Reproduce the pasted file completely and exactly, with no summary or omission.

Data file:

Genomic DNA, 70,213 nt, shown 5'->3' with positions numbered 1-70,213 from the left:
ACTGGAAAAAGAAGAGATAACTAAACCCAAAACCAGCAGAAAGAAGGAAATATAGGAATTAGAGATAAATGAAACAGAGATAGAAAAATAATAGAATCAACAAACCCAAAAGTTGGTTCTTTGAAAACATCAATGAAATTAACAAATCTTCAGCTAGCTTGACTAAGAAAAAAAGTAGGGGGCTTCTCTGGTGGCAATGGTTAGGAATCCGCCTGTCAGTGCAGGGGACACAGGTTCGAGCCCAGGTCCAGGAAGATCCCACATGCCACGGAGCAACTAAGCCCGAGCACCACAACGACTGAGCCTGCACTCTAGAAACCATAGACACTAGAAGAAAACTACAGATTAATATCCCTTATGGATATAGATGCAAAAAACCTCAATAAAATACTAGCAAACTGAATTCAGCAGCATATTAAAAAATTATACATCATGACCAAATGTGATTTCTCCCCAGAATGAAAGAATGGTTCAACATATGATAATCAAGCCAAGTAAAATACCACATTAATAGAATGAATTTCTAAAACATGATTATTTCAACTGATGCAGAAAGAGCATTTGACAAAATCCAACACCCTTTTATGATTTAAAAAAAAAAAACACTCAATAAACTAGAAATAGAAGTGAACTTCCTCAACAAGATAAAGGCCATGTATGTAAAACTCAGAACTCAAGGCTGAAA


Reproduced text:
Genomic DNA, 70,213 nt, shown 5'->3' with positions numbered 1-70,213 from the left:
ACTGGAAAAAGAAGAGATAACTAAACCCAAAACCAGCAGAAAGAAGGAAATATAGGAATTAGAGATAAATGAAACAGAGATAGAAAAATAATAGAATCAACAAACCCAAAAGTTGGTTCTTTGAAAACATCAATGAAATTAACAAATCTTCAGCTAGCTTGACTAAGAAAAAAAGTAGGGGGCTTCTCTGGTGGCAATGGTTAGGAATCCGCCTGTCAGTGCAGGGGACACAGGTTCGAGCCCAGGTCCAGGAAGATCCCACATGCCACGGAGCAACTAAGCCCGAGCACCACAACGACTGAGCCTGCACTCTAGAAACCATAGACACTAGAAGAAAACTACAGATTAATATCCCTTATGGATATAGATGCAAAAAACCTCAATAAAATACTAGCAAACTGAATTCAGCAGCATATTAAAAAATTATACATCATGACCAAATGTGATTTCTCCCCAGAATGAAAGAATGGTTCAACATATGATAATCAAGCCAAGTAAAATACCACATTAATAGAATGAATTTCTAAAACATGATTATTTCAACTGATGCAGAAAGAGCATTTGACAAAATCCAACACCCTTTTATGATTTAAAAAAAAAAAACACTCAATAAACTAGAAATAGAAGTGAACTTCCTCAACAAGATAAAGGCCATGTATGTAAAACTCAGAACTCAAGGCTGAAA